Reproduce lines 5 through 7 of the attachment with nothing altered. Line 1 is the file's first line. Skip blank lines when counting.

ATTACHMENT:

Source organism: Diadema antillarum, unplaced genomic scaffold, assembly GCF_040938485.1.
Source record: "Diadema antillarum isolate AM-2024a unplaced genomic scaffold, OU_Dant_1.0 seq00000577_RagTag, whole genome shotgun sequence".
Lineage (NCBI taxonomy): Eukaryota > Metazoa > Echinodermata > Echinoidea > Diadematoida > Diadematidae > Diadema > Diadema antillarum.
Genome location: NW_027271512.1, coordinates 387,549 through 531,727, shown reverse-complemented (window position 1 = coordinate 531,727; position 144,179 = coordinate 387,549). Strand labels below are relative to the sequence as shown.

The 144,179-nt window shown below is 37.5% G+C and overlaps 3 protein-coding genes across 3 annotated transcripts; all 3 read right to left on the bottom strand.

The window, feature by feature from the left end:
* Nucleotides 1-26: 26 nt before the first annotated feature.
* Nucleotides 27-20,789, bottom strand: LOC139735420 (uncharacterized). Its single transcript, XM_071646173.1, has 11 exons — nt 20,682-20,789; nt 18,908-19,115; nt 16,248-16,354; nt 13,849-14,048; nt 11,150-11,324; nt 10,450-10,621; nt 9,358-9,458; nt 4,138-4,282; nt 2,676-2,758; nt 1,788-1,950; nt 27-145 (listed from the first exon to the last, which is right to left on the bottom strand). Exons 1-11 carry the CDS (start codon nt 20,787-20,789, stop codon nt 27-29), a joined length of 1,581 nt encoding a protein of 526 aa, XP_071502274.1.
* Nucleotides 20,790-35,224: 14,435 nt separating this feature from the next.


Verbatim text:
The 144,179-nt window shown below is 37.5% G+C and overlaps 3 protein-coding genes across 3 annotated transcripts; all 3 read right to left on the bottom strand.

The window, feature by feature from the left end:
* Nucleotides 1-26: 26 nt before the first annotated feature.